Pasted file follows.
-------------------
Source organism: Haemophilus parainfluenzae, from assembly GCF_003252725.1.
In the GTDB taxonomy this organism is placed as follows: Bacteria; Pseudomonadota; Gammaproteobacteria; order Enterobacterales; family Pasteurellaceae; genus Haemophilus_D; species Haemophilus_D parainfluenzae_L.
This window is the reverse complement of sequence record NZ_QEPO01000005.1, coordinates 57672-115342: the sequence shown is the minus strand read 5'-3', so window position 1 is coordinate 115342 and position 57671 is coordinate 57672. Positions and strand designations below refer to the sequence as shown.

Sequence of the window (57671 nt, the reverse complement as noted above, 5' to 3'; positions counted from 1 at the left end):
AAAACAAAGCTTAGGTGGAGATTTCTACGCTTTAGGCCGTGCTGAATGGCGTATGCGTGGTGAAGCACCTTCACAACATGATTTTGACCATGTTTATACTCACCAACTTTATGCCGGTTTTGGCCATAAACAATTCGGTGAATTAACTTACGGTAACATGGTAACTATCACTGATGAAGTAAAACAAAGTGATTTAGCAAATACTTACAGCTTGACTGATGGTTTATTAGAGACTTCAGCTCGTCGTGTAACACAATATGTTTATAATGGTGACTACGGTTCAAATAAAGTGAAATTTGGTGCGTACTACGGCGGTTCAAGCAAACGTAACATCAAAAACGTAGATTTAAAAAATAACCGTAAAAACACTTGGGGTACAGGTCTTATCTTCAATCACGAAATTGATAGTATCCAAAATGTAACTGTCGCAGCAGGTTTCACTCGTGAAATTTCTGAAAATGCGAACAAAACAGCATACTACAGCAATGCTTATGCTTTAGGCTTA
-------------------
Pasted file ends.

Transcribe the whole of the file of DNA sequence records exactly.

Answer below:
Source organism: Haemophilus parainfluenzae, from assembly GCF_003252725.1.
In the GTDB taxonomy this organism is placed as follows: Bacteria; Pseudomonadota; Gammaproteobacteria; order Enterobacterales; family Pasteurellaceae; genus Haemophilus_D; species Haemophilus_D parainfluenzae_L.
This window is the reverse complement of sequence record NZ_QEPO01000005.1, coordinates 57672-115342: the sequence shown is the minus strand read 5'-3', so window position 1 is coordinate 115342 and position 57671 is coordinate 57672. Positions and strand designations below refer to the sequence as shown.

Sequence of the window (57671 nt, the reverse complement as noted above, 5' to 3'; positions counted from 1 at the left end):
AAAACAAAGCTTAGGTGGAGATTTCTACGCTTTAGGCCGTGCTGAATGGCGTATGCGTGGTGAAGCACCTTCACAACATGATTTTGACCATGTTTATACTCACCAACTTTATGCCGGTTTTGGCCATAAACAATTCGGTGAATTAACTTACGGTAACATGGTAACTATCACTGATGAAGTAAAACAAAGTGATTTAGCAAATACTTACAGCTTGACTGATGGTTTATTAGAGACTTCAGCTCGTCGTGTAACACAATATGTTTATAATGGTGACTACGGTTCAAATAAAGTGAAATTTGGTGCGTACTACGGCGGTTCAAGCAAACGTAACATCAAAAACGTAGATTTAAAAAATAACCGTAAAAACACTTGGGGTACAGGTCTTATCTTCAATCACGAAATTGATAGTATCCAAAATGTAACTGTCGCAGCAGGTTTCACTCGTGAAATTTCTGAAAATGCGAACAAAACAGCATACTACAGCAATGCTTATGCTTTAGGCTTA